Cats typically don’t pant rapidly to cool themselves in the same way dogs do, so why do they pant at all? When a cat pants, it’s often due to extreme overheating, stress, excitement or, in some cases, a serious health condition. If your cat is panting, it’s important to find out why to ensure your cat stays as healthy and happy as possible.
What your cat’s panting or heavy breathing means
Normally, your cat will breathe easily through their nose – so if your cat is breathing hard through their mouth, it could be a sign that something is wrong.
Symptoms of heavy breathing or panting
- Fast breathing. Cats naturally breathe more rapidly than humans, with a normal range of 20-30 breaths per minute. Their breathing will likely quicken even more after exertion but should slow back down fairly soon. However, if your cat isn’t getting enough oxygen, you might notice their breathing is quicker than usual and isn’t slowing.
- Wheezing. Listen for a high-pitched, slightly whistling sound coming from your cat.
- Difficulty breathing. Deep or laboured breaths can be a sign your cat is struggling to breathe. If your cat’s abdominal muscles are moving excessively, this can indicate laboured breathing.
- Mouth breathing.
- Loud breathing or breathing that sounds congested.
Normal panting in cats
Cats can pant due to overexertion, stress or overheating. So, if your cat has been playing, is in transit to the vet or the weather is extremely warm, this is unlikely to be a major cause for concern. Try to remove the cause of your cat’s stress, give them plenty of fresh water and make sure they’re in a cool area. If you’re worried and able to do so, check your cat’s gum colour; a normal pink indicates they’re fine and their panting should settle down soon.
Abnormal panting in cats
If your cat is panting excessively, it could indicate a heart issue or respiratory disease. Check your cat’s gums or tongue if you can: if their gums are very pale pink, grey, purple, blue or white, or if their tongue turns blue or purple, immediately take them to a vet as it’s likely they’re not getting enough oxygen. If your cat is breathing at a rate of over 40 breaths per minute, this indicates respiratory distress.
A cat can get upper and lower respiratory tract infections – both of which would likely come on slowly and gradually worsen over time. Pulmonary edema, a diaphragmatic hernia or a growth in their chest, nose or throat could also cause breathing issues for your cat.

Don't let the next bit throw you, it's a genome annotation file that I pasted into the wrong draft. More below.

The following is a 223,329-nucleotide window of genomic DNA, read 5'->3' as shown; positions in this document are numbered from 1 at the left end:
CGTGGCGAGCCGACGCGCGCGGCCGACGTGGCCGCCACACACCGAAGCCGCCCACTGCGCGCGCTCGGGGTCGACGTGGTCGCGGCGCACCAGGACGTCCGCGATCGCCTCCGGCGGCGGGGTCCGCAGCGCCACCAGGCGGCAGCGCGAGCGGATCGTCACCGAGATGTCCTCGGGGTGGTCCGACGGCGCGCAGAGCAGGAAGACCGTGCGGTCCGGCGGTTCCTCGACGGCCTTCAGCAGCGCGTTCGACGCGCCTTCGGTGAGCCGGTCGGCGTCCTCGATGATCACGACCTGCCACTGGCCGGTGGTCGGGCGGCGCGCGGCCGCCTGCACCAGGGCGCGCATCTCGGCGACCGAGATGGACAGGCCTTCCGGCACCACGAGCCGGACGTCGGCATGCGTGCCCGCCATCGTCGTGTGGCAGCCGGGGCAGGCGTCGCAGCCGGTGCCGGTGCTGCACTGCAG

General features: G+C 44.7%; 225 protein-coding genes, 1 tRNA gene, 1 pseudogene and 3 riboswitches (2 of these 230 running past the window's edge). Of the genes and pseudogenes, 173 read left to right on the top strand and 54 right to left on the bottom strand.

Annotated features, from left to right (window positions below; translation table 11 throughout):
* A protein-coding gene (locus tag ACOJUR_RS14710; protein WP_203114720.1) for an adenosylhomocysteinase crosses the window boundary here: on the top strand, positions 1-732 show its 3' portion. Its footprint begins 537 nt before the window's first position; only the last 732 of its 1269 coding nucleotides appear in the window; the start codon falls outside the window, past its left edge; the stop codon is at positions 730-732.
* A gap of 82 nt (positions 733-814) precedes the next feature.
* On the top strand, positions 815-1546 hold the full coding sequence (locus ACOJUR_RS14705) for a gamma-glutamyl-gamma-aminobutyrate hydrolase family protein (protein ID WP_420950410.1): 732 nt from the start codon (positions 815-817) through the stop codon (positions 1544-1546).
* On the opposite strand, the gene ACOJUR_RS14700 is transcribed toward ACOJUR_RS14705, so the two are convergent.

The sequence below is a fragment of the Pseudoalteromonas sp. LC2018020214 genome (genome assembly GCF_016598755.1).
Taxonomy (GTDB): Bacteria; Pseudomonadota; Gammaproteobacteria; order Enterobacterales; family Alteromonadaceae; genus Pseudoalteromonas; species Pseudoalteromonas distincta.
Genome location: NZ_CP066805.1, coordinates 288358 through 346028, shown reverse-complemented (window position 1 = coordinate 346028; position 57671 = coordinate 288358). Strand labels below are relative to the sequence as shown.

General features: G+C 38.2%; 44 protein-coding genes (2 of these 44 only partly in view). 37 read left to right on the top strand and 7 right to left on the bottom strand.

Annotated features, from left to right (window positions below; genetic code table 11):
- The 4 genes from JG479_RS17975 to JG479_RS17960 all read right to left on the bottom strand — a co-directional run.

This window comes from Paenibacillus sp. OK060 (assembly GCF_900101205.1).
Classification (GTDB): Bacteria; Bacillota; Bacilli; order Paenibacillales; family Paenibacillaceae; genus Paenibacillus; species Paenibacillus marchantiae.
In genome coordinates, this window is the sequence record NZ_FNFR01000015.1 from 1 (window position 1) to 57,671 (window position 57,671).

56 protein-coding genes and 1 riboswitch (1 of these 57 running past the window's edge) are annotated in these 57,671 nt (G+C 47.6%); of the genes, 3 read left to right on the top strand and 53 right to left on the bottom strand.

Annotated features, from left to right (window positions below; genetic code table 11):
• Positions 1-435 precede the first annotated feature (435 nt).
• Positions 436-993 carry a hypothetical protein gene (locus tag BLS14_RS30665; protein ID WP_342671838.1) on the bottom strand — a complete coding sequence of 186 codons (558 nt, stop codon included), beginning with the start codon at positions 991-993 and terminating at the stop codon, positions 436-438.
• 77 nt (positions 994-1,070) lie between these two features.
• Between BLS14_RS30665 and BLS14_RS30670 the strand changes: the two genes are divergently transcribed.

An asthmatic cat may cough, wheeze or struggle to breathe – and this can be exacerbated by stressful situations.
Congestive heart failure
Coughing and quickened breathing are the most common signs of congestive heart failure in cats – often coupled with loss of appetite and lethargy. Decreased blood flow could also cause your cat’s extremities, like ears and paws, to feel colder than normal.
Heartworm is a parasite that’s spread through mosquito bites. Respiratory-related symptoms include coughing, difficulty breathing and mouth breathing – often coupled with lethargy, decreased appetite and vomiting.
There can be multiple reasons why your cat is struggling to breathe. Other causes for panting or heavy breathing could include:
- Pregnancy resulting in pressure to the chest and abdomen
- Red blood cell damage
- Pleural effusion
- Heat stroke
- Nasal problems
What to do next
If your cat is unable to stop panting, struggling to breathe or breathing too rapidly, immediately get in touch with an emergency vet. Take note of your cat’s symptoms and provide the vet with as much information as you can about your cat’s health and lifestyle.
Diagnosis and treatment
Your vet may need to stabilise your cat with oxygen before testing to discover underlying problems. Treatment for your cat’s breathing will vary depending on the cause, and may involve:
- Oxygen therapy
- Fluid therapy
- Nutritional support
Discovering the cause of your cat’s panting can be challenging – but it’s very important to make sure there’s no underlying health condition so your cat stays healthy. You can find more information about taking care of your cat at the blog page.
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